Immediately, two interactive projectors come to mind as competition for the Maxell MP-TW4011: The ViewSonic PS750W, and the Epson BrightLink 710Ui.
The ViewSonic PS750W is another WXGA (1280x800) resolution, interactive projector with an ultra short throw design. It has a significantly lower list price than the MPTW4011, at $1,629, with Education Pricing bringing things down to a low $1,499. There is a reason for this lower price – the ViewSonic is a lamp based projector with a lamp life of 3,000 hours. That means, over the entire lifespan of the Maxell, you would have to replace the lamp of this ViewSonic between six and sixteen times.
Now, lamps don’t cost much these days, but when you factor in the cost of getting someone in to replace these lamps, across a whole fleet of projectors, those little figures can add up fast. With the Maxell, you will likely never have to deal with replacing the light engine before you are ready to upgrade to a newer projector. That’s why laser projectors have a higher upfront cost than lamp based ones.
The ViewSonic PS750W has an interactive module, two pens, digital whiteboard software, and a wall mount included – ViewSonic designed this as a total solution for schools. It is a 3,300 lumen projector, and it, too, exceeded its claim, coming in at 4,463 lumens in its brightest mode, and 3,709 in its best mode, Standard. That makes its brightness comparable to what you get on the Maxell, but the Maxell does have better color. As we say, there are always trade-offs.
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The Epson BrightLink 710Ui is a personal favorite of mine, as I found it to be quite an impressive interactive projector. This projector has WUXGA (1920x1200) resolution, and a laser light engine with a lifespan of up to 20,000 hours. This $3,499 list price projector comes down to $2,699 with Epson’s Brighter Futures Education Pricing, and it has a 3 year warranty with Epson’s Extra Care Road Service, which quickly ships you out a new, refurbished projector should this one fail under warranty.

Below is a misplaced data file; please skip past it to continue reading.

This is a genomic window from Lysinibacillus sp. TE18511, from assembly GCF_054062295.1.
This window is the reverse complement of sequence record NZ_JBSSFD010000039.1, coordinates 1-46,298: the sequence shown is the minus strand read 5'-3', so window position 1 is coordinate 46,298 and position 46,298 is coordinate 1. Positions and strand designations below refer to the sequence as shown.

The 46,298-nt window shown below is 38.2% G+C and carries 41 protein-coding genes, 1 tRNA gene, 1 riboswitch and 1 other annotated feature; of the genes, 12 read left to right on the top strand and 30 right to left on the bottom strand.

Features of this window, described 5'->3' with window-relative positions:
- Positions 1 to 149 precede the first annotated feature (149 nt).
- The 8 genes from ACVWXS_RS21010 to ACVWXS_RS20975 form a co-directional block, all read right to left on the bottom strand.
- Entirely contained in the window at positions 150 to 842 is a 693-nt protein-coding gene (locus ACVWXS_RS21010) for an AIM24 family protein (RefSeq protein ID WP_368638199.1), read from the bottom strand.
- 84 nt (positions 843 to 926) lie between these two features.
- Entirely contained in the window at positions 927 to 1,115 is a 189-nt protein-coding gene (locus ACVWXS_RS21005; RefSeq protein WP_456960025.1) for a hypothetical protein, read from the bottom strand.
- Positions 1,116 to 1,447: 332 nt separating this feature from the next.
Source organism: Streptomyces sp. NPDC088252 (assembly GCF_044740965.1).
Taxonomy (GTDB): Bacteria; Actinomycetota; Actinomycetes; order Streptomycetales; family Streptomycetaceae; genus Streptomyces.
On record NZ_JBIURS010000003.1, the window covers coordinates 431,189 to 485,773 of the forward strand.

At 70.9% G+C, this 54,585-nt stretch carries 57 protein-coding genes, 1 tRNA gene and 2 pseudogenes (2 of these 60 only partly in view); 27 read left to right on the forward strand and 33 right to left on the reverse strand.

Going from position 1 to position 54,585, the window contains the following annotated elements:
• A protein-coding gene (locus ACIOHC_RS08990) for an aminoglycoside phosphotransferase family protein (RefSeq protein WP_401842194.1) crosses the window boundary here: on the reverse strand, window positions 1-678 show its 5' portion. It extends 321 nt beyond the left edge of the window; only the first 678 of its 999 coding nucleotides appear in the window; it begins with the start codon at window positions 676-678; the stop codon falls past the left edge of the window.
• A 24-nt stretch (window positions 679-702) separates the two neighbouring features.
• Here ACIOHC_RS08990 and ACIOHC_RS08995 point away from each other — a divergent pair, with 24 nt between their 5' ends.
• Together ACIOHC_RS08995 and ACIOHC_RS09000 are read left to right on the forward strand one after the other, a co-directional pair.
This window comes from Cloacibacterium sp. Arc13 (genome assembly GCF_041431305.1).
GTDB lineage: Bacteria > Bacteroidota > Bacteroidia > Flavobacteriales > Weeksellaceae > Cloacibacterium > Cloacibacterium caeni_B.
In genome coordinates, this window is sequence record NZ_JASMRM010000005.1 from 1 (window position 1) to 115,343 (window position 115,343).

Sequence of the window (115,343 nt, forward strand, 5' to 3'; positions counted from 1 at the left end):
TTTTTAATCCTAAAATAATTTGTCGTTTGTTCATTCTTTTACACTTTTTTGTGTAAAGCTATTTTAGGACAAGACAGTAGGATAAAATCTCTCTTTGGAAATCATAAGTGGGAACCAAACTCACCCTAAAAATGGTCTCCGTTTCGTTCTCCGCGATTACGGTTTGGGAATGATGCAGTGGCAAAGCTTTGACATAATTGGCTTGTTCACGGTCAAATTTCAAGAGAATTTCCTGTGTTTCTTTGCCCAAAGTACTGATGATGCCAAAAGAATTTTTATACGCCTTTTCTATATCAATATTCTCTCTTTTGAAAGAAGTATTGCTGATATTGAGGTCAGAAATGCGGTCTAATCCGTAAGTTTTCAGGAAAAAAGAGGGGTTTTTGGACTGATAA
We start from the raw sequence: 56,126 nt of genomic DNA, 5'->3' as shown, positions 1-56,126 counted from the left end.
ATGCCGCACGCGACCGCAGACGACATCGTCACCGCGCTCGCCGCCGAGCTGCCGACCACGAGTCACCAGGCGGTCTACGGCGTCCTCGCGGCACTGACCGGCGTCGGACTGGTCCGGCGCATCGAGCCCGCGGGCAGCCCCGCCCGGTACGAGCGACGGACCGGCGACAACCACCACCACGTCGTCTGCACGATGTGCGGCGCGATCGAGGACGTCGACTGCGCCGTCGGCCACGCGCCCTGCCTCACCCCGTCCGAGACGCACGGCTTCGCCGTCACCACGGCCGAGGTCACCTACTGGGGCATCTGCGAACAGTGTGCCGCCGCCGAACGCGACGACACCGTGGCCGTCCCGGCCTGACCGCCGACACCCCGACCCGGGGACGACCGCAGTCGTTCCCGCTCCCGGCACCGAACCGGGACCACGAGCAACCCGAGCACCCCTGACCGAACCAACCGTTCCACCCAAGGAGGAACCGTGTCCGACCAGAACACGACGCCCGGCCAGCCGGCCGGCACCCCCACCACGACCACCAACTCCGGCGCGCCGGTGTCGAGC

This 3LCD projector can connect up to 50 devices simultaneously via the optional wireless module. It beat its 4,000 lumen claim, coming in at 5,904 in its brightest mode, Dynamic, 5,516 in its best mode for presentations, aptly named Presentation, and 4,366 in its best mode for video, Cinema. The color of these two modes is outstanding – something Epson habitually does extremely well.
It comes with an interactive module, two interactive pens and batteries, a wall mount, and SMART Learning Suite for creating interactive lessons. This interactive software is quite advanced, so if your teachers’ lessons require a bit more than what StarBoard can provide, consider this software. The projector also has a feature called DuoLink, which allows two 710Ui projectors to be set up side by side to create an extra-wide interactive image – this is a great feature for higher education environments.
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